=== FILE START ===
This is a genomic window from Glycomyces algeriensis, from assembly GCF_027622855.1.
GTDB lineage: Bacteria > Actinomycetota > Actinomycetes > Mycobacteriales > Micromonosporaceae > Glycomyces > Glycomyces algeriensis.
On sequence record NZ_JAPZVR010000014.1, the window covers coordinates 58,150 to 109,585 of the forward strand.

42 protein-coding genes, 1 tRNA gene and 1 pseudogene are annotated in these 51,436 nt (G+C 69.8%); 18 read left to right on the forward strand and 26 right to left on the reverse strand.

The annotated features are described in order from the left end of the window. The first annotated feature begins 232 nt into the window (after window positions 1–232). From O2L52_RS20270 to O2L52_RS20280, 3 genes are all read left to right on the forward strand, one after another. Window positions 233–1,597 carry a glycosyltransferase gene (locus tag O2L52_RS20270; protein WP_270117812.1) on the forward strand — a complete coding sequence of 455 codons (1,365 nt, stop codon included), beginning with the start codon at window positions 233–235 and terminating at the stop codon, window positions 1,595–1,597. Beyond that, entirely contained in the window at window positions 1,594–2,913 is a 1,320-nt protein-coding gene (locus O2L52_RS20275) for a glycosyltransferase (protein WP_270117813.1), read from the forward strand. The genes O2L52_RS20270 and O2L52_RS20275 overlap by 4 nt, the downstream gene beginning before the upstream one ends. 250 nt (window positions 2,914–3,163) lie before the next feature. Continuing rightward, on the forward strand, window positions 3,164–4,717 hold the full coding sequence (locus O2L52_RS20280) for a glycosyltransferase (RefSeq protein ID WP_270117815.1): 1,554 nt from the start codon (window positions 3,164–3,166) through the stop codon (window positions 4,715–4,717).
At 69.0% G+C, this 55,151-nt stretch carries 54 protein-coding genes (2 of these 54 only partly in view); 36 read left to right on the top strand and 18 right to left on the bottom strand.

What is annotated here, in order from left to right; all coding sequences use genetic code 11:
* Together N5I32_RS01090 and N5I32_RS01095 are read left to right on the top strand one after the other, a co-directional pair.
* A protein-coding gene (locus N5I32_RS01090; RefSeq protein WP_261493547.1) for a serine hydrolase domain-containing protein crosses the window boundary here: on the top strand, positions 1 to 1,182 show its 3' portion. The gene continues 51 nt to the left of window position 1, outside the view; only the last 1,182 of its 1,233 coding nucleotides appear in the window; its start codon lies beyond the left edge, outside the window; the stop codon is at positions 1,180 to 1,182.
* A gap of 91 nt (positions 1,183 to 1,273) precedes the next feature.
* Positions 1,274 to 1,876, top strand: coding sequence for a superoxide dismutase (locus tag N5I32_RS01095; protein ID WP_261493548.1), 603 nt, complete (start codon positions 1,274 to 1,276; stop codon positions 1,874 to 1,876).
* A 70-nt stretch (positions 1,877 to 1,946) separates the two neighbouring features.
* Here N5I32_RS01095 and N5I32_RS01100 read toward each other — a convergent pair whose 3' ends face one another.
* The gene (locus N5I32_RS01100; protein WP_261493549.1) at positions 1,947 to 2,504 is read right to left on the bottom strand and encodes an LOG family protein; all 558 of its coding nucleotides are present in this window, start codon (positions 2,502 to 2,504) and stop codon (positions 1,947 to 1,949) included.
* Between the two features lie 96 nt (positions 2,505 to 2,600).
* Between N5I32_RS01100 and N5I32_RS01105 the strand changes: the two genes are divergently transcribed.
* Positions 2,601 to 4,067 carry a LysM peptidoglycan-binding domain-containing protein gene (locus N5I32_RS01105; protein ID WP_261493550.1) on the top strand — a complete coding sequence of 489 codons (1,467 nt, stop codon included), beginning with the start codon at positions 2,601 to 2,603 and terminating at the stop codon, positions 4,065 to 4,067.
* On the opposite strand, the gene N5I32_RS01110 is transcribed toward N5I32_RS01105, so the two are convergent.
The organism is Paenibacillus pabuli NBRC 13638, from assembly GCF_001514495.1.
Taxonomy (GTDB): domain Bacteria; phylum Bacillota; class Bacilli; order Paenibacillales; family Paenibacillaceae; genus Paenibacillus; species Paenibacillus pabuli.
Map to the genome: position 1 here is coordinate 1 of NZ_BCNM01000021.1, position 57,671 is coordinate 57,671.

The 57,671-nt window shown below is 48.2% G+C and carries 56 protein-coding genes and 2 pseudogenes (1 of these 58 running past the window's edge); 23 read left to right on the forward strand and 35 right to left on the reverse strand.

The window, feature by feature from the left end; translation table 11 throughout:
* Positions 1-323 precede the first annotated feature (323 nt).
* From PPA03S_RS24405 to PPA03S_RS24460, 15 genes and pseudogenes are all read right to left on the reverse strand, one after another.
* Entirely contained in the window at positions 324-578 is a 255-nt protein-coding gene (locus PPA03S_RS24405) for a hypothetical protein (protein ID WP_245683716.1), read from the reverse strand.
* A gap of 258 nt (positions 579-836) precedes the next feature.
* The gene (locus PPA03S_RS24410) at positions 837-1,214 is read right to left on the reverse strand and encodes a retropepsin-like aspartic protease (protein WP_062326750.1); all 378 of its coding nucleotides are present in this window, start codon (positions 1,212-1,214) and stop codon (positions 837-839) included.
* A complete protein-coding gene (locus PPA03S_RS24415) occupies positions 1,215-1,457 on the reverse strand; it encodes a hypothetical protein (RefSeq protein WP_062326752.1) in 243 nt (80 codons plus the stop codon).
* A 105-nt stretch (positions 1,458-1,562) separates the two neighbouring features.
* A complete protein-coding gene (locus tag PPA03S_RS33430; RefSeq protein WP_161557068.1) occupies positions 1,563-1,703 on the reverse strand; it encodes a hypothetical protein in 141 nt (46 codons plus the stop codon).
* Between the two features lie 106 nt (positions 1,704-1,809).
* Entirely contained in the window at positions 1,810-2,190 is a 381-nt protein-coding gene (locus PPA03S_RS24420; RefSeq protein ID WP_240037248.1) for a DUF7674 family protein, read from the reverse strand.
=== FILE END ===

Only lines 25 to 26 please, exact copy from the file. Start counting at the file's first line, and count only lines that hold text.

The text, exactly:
* From PPA03S_RS24405 to PPA03S_RS24460, 15 genes and pseudogenes are all read right to left on the reverse strand, one after another.
* Entirely contained in the window at positions 324-578 is a 255-nt protein-coding gene (locus PPA03S_RS24405) for a hypothetical protein (protein ID WP_245683716.1), read from the reverse strand.